Pitney Bowes (PBI) is a Dividend Aristocrat with the highest yield at 7.3% and 4th highest yield in the S&P 500, so high it approximates yields on junk bonds. It became a Dividend Aristocrat 3 years ago but has only been lifting the annual dividend 2¢ or 4¢ annually in the last decade, reflecting a period of flattish earnings.
PBI is well known for providing mail services (both incoming and outgoing) to businesses and has been hurt by substitution of email and computer related services for traditional mail business along with corporate budget cutbacks in the recession. PBI provides software, hardware and services that integrate physical and digital communications to make customers more productive, helping them grow their businesses. PBI works with leading companies, such as Hewlett-Packard (HPQ) and Kodak (EK), to help companies reduce paper volumes and improve productivity. Last year PBI announced a new distribution agreement with Digital China for bringing mailing solutions to businesses though more than 5000 resellers in 600 cities in China (after signing similar agreements in Japan and India).
In 2009, sales dropped 11% to $5.6 billion and EPS fell to the low $2 area. Finances are strong, good cash flow has allowed PBI to acquire treasury stock, increase the dividend annually and last year reduce long term debt $250 million. The dividend will probably be increased 2¢ next year to continue as a Dividend Aristocrat. A more important metric is growing EPS from the $2 area (after the 2009 recession hurt them badly) to $3 for more substantial dividend increases.
After a disappointing Q2, 2010 results were guided lower. The global economy and business environment have not stabilized as quickly as the company anticipated and PBI does not expect business to improve as much as it did earlier in the year. 2010 revenue should be flat to 3% lower (on a constant currency basis) versus last year and adjusted EPS is expected to be $2.10-2.30 while GAAP earnings should be between $1.49-1.85 (the bulk of the difference is due to a one time restructuring and asset impairments recognized in Q2). But cash flow guidance was increased $50 million to $7-800 million in 2010. The company is optimistic about long term growth and cash flow should continue strong. PBI is forecasting revenues will grow 2-5% annually (2009 to 2013) and EBIT is forecasted to grow 6-8% annually. Applying the latter rate to adjusted EPS of $2.20 in 2010, would bring $2.75 EPS in 2013 (assuming the goals are met).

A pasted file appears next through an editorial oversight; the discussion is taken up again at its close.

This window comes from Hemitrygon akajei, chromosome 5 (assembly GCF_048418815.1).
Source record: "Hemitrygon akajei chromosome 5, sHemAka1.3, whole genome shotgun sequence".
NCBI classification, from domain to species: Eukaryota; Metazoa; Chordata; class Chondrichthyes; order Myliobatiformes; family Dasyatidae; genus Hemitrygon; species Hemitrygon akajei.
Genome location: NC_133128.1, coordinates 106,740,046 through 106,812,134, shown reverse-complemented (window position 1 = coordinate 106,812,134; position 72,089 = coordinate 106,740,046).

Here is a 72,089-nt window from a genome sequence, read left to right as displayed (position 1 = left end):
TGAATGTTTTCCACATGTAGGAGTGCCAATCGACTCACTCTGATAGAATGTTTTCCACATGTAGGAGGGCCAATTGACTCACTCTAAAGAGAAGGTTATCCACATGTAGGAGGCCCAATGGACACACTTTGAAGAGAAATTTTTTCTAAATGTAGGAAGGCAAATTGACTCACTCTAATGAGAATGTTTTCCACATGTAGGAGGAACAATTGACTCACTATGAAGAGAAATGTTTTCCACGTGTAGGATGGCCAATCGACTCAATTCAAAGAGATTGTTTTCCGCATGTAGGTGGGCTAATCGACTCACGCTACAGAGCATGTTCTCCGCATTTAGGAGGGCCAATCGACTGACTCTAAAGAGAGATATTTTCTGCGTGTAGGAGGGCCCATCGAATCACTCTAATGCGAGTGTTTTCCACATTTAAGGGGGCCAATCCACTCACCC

This is a stock for brave investors who are not weak of heart. The high yield of PBI is tempting at a time when 3-4% yields are considered "good" (compared with low rates on Treasuries and other investments). EPS above $2 supports a growing dividend even if it's only at a nominal rate. But the company is struggling to get its feet planted to grow earnings.
In this decade the stock traded mostly in the 30s and even 40s offering yields around 4%, After the recession hit, it has been wallowing in the low 20s. Believers in management will collect dividends while patiently waiting for an improving global economy to lift earnings.
Disclosure: Long PBI